In the years since 1986, when Dr. VanderZaag first arrived to lead CIP’s potato program in China, funds have been raised, training offered and potato genetic resources secured for at least seven critical research projects. As a result of these ongoing efforts by Dr. VanderZaag and his CIP colleagues in China, the country’s potato crop yields have skyrocketed and the crop’s popularity soared among Chinese farmers and consumers alike. Of particular note is Cooperation 88, a CIP potato variety that now grows on more than 400,000 hectares in Southwest China and has substantially boosted China’s Gross Domestic Product by its resistance to blight and its excellent quality and appearance. Today China is the largest potato-producing country in the world.
Last month, in recognition of his years of leadership, Dr. VanderZaag was one of 100 foreign experts to receive China’s prestigious Friendship Awards. The award is the nation’s highest honor for achievement by a non-Chinese for outstanding contributions to China’s economic and social progress.
With Chinese Premier Li Keqiang presiding, Dr. VanderZaag and others from 25 countries participated in the Friendship Award ceremony in Beijing’s Great Hall of the People. Peter was not able to attend the ceremony in the Great Hall of the People but accepted his award in person in late October at Yunnan Normal University. His work in 16 provinces across the country on both potato and sweetpotato as well as his close collaboration with Chinese partners, including his counterpart Song Bofu, were honored that evening.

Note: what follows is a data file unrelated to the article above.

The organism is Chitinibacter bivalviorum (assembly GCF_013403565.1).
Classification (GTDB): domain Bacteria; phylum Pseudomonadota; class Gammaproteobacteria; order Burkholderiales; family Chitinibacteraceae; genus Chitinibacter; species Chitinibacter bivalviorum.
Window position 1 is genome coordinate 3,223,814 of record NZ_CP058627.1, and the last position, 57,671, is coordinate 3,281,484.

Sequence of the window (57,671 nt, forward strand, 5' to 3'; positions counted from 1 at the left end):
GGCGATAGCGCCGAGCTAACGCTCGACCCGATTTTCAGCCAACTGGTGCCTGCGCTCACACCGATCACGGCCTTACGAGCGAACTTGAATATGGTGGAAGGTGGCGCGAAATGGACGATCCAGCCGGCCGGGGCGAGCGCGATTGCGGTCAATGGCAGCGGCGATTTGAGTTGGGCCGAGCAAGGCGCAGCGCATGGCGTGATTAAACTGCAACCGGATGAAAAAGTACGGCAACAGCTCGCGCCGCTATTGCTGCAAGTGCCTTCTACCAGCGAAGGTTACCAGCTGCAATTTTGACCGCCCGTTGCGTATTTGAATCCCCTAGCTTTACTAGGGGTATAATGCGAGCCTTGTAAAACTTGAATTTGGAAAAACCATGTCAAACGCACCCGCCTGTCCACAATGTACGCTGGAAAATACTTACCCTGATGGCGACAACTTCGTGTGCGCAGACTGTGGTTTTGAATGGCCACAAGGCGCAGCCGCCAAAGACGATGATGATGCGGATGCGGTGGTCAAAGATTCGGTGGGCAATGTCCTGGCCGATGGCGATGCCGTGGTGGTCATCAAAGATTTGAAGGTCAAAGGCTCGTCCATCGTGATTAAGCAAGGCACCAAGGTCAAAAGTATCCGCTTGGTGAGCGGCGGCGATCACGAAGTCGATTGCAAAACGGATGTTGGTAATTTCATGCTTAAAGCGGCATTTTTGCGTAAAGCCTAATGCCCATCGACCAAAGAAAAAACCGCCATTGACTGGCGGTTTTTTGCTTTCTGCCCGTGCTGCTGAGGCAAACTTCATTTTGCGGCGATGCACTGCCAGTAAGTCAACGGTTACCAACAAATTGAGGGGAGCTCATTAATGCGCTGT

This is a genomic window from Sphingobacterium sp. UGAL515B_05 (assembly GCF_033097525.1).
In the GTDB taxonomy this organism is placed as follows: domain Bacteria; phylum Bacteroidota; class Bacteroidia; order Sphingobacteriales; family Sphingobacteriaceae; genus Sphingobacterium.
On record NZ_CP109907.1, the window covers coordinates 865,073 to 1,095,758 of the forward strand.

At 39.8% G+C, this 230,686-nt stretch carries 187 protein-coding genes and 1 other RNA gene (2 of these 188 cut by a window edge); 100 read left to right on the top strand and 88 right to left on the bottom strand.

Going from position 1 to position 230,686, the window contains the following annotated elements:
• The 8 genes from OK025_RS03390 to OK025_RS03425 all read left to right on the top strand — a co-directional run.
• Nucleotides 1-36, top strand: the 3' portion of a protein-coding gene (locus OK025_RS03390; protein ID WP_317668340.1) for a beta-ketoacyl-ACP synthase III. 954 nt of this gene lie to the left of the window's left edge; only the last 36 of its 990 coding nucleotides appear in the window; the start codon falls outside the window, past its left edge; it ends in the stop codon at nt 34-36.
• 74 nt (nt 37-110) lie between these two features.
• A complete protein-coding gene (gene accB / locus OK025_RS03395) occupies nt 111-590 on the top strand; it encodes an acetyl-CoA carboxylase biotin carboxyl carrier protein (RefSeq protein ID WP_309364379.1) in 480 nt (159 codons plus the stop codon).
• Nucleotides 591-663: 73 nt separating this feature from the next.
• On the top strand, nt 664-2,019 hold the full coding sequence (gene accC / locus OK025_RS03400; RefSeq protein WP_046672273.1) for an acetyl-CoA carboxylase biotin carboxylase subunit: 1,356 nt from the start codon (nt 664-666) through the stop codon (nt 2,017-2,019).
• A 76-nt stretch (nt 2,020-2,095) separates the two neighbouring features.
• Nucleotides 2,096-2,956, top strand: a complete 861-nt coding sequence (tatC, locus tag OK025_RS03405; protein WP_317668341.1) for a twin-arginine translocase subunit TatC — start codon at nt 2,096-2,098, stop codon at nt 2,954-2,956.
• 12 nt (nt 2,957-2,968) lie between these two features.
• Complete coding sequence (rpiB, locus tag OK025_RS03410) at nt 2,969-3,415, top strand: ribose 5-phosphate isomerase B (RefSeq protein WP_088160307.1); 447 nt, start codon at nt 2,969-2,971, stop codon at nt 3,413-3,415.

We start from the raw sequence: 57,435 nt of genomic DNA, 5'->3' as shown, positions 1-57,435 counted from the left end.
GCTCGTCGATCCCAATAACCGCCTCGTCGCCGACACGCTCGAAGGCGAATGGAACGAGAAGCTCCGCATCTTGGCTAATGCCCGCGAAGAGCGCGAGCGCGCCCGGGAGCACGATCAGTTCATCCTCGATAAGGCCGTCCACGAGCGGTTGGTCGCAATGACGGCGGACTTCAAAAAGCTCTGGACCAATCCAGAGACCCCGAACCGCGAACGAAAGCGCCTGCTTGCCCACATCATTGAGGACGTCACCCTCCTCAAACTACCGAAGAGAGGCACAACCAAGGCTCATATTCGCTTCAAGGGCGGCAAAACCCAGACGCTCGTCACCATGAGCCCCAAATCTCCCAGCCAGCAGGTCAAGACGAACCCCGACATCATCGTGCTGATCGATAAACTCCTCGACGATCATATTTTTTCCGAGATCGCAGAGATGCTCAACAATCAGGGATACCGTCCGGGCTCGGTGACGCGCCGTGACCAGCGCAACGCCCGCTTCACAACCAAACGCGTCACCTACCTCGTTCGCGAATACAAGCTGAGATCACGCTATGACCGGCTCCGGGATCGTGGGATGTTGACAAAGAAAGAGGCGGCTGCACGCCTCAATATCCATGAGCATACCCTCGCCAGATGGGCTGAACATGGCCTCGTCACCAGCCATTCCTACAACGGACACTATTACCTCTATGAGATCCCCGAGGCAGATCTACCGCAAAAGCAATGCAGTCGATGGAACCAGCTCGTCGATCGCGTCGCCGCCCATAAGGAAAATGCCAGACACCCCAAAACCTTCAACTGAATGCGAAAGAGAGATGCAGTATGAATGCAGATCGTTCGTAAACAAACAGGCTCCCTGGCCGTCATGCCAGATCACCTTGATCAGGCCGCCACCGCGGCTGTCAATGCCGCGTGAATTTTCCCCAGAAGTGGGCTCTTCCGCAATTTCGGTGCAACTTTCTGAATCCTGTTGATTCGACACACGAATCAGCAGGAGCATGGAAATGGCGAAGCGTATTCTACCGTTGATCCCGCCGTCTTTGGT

“As a child [in the early 60s], my mother ingrained in me the need to eat all the food on my plate,” said Dr. VanderZaag in remarks he gave at the ceremony. “Why? She reminded me that in China, children like me did not have enough food to eat. You know the history of that time in China. I thought to myself that I should dig a tunnel from Canada through the earth and share my food with hungry Chinese children.
“That,” he added, “was my simple 10-year-old’s solution!”
In the wake of China’s “open door policy,” launched in the early 1980s, the impact of Dr. VanderZaag’s work on new generations of scientists and farmers is far-reaching. For one thing, several of his former students are now leaders in China’s potato program and other areas of government. In 2011, addressing the Chinese Potato Congress in Yinchuan, he described how satisfying teaching and collaborating with young Chinese scientists has been in his career. Over the years, Dr. VanderZaag has guided six graduate students at the Master’s level at The University of the Philippines and Yunnan Normal University; co-advised numerous graduate students at other universities and the Chinese Academy of Agricultural Sciences (CAAS); and created a way for at least two Chinese scholars to obtain their doctorates abroad.
Dr. VanderZaag served as the Secretary General of the Asian Potato Association; its second Triennial Congress, held in Kunming in 1988, drew some 200 potato scientists from 56 nations to share findings. Moreover, he has served either as CIP’s Board of Trustees chair or member in recent years. In that capacity, he helped create the CIP-China Center for Asia and Pacific (CCCAP), which promises to further solidify China’s role in the global potato research and production community. All told, his solid and successful work in China laid an excellent and critical foundation which was a contributing factor to the establishment of CCCAP.
Dr. VanderZaag was one of the 100 foreign experts to receive The People’s Republic of China’s prestigious Friendship Award